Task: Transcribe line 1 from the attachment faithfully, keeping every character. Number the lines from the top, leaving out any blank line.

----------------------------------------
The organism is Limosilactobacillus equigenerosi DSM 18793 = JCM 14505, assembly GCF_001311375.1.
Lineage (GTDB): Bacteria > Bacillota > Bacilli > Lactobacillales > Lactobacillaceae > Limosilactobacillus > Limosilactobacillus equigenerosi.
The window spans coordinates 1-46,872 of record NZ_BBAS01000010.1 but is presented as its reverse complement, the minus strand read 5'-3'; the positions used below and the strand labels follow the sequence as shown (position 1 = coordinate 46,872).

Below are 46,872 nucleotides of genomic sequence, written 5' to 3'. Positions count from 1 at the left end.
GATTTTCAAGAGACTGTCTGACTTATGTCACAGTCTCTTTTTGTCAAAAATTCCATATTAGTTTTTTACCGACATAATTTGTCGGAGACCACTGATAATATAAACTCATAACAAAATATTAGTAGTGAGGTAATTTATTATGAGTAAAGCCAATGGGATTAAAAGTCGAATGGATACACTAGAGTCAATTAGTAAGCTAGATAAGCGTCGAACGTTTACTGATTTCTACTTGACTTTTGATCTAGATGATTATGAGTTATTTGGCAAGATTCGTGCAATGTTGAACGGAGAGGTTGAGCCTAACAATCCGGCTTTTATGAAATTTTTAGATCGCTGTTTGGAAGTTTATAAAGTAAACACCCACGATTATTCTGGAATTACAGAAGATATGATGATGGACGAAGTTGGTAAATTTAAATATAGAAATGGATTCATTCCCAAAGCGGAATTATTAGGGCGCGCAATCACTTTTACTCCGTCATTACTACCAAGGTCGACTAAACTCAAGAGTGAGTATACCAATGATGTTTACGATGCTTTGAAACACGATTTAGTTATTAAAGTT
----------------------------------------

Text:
The organism is Limosilactobacillus equigenerosi DSM 18793 = JCM 14505, assembly GCF_001311375.1.